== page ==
JEDDAH: ARAB NEWS
Published — Friday 7 December 2012
Last update 7 December 2012 12:00 am
Muhammad Al-Shubnan, director general of the National Gas and Industrialization Company (Gasco), said yesterday that his company would not pay for the losses caused by the gas tanker blast that occurred in Riyadh a few weeks ago.
Twenty-two people died and 133 were injured in the accident on Nov. 1 when the driver of a gas tanker lost control and hit the side of an overpass at the inter-junction of Makkah Road with Sheikh Jaber Al-Sabah Road in the capital.
“Investigators have not yet announced their findings. Until then, the company will not bear the losses incurred from the accident,” Al-Shubnan was quoted as saying by Al-Madinah Arabic daily.
The Gasco chief said his company would appeal against the verdict if it were found guilty. “There are courts that protect the rights of all parties and ensure justice for everybody when they face any injustice. We are waiting for the investigation results and on the basis of those results, we will take the next steps.”
Al-Shubnan added: “We cannot take any steps before seeing the investigation report. Naturally, we’ll coordinate with our insurance company that takes up such accidents.”
Asked about the effect of the change of routes for Gasco tankers in Riyadh after the accident, he said it would not affect the company’s efficiency and operation. “We have been meeting the requirements of our clients in the city.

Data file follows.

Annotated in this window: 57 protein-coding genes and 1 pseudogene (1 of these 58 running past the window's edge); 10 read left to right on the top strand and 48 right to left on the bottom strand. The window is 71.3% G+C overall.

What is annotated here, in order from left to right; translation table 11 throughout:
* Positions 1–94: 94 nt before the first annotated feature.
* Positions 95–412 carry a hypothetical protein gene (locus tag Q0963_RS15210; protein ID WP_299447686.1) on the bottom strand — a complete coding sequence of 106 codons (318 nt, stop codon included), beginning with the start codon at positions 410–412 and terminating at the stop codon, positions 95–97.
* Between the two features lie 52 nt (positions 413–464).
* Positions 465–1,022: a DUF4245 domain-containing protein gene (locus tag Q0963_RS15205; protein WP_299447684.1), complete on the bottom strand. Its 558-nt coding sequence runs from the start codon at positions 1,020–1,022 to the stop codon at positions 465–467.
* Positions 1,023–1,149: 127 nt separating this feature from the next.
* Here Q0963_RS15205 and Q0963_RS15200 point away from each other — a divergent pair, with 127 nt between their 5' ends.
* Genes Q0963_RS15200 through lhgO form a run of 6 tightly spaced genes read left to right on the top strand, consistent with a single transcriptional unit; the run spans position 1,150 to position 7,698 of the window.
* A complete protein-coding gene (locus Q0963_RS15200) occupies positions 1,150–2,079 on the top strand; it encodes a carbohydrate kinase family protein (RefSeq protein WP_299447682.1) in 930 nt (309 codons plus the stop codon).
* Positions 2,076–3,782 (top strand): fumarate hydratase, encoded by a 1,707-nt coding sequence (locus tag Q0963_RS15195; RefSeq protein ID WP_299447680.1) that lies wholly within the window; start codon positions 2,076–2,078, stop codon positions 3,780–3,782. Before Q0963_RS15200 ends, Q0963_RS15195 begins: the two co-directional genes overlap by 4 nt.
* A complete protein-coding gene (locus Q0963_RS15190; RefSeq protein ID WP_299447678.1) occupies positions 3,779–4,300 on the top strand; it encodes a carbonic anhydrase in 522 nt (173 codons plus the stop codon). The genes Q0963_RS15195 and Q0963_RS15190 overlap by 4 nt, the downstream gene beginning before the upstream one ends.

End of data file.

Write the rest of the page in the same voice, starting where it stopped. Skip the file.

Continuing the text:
There is no shortage in services. The change in route was aimed at reducing the traffic bottlenecks in Riyadh,” he explained.
Referring to the company’s board meeting and discussions on paying compensations to victims, he said: “Yes, the meeting had discussed the accident among other topics on the agenda. It was not solely for discussing the accident as mentioned by some media organizations. On the contrary, it was a regular meeting of the board and was not aimed at a specific purpose.”
Insurance experts have estimated the total value of damages caused by the tanker blast at SR 300 million. There are seven insurance companies linked with parties affected by the accident. Insurance companies would not be responsible for the thefts that took place soon after the blast, experts warned.
The government set up an investigation soon after the incident that shocked the Kingdom. The panel is composed of senior officials from the Ministry of Interior, Ministry of Finance and Civil Defense, along with other government agencies.
Prince Mohammed bin Saad, deputy governor of Riyadh, said the investigation would find the party responsible for the losses resulting from the blast.